Surge Conditions of Centrifugal and Axial Compressors

Centrifugal and axial compressors must operate within certain parameters dictated by both the constraints of the given application as well as a number of mechanical factors.  In general, integrated control systems allow compressors to navigate dynamically within their stable operating range.   Typical operating ranges for compressors are represented on a plot of volumetric flow rate versus compression ratio.  Compressors have a wide number of applications, from household vacuum cleaners to large 500 MW gas turbine units.  Compression ratios found in refrigeration applications are typically around 10:1, while in air conditioners they are usually between 3:1 and 4:1.  Of course, multiple compressors can be arranged in series to increase the ratio dramatically to upwards of 40:1 in gas turbine engines.  While compressors in different applications range dramatically in their pressure ratios, similar incidents require engineers to carefully evaluate what is the proper operating range for the particular compressor design.

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Figure 1- Typical Performance Map Limits – Compressor Ratio (Rc) vs. Volumetric Flow Rate (Qs)

For intensive applications of centrifugal and axial compressors, the phenomenon of surge resides as one of the limiting boundary conditions for the operation of the turbomachine. Essentially, surge is regarded as the phenomena when the energy contained in the gas being compressed exceeds the energy imparted by the rotating blades of the compressor. As a result of the energetic gas overcoming the backpressure, a rapid flow reversal will occur as the gas expands back through the compressor. Once this gas expands back through to the suction of the compressor, the operation of the compressor returns back to normal. However, if preventative measures are not taken by the appropriate controls system or any implemented mechanical interruptions, the compressor will return to a state of surge. This cyclic event is referred to as surge cycling and can result in serious damage to the rotor seals, rotor bearings, driver mechanisms, and overall cycle operation.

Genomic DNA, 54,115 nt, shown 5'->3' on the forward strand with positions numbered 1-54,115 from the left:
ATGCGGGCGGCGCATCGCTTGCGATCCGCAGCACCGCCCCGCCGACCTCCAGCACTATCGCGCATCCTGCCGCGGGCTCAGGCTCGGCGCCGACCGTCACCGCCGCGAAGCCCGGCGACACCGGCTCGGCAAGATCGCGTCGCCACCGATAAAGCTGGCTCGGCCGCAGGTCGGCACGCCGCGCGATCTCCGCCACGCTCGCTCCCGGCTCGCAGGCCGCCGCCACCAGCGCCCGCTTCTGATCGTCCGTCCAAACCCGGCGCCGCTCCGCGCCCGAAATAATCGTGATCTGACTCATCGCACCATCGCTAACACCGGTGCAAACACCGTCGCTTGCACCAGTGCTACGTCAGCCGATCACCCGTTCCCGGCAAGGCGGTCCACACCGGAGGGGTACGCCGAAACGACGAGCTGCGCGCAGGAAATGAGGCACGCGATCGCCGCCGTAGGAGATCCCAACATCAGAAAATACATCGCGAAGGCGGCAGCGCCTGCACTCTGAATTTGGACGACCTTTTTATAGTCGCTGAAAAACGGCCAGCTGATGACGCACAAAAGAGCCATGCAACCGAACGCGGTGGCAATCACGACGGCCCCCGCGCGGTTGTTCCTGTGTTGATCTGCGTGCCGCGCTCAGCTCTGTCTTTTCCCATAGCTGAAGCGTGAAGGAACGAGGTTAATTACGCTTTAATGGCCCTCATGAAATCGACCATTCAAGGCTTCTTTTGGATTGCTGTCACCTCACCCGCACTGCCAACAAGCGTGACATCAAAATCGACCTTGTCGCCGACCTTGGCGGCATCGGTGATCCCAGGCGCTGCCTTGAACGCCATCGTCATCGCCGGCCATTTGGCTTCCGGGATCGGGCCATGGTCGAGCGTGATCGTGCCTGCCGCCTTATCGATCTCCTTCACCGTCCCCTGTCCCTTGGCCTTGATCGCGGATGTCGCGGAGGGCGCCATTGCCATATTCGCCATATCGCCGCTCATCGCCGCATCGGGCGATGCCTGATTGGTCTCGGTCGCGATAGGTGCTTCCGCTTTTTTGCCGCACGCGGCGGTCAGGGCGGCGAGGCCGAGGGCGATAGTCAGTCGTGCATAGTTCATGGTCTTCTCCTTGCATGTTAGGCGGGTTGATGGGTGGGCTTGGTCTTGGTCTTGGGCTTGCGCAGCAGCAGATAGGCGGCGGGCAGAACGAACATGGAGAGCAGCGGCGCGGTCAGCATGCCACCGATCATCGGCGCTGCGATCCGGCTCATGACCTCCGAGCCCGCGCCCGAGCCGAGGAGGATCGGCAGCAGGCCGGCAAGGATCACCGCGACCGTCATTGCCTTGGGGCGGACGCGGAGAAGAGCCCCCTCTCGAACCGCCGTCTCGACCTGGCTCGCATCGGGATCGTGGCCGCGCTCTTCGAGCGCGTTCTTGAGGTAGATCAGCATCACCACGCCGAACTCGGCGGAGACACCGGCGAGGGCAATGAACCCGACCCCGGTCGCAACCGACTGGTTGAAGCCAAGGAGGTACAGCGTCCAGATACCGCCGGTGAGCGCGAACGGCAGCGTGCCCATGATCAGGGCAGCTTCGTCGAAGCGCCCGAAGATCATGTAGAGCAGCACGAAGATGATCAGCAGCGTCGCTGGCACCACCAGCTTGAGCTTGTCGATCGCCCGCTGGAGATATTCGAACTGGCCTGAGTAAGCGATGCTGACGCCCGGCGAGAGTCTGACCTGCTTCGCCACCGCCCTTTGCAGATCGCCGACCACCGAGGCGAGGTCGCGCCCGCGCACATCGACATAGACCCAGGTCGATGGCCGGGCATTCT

Because of surge and other phenomena such as stall, engineers must embed proper control systems that effectively handle different off-design conditions seen in particular compressor arrangements. Depending on the application, certain compressors will rarely operate away from their design point, and such control systems are not necessary. However, in advanced applications such as large gas turbine unit compressors, controls systems allow the compressor to navigate within a range between the choke, stall, minimum speed, and maximum speed limits. The chart seen in Figure 1 describes the operating range of a compressor using a Rc—Qs map. In many cases, an antisurge valve (ASV) working in conjunction with an antisurge PI controller will action open or closed based on varying transient conditions seen on the compressor. For design purposes, it is vital to understand compressor limits in order to properly develop or outsource a compressor based on the performance metrics needed for the application.

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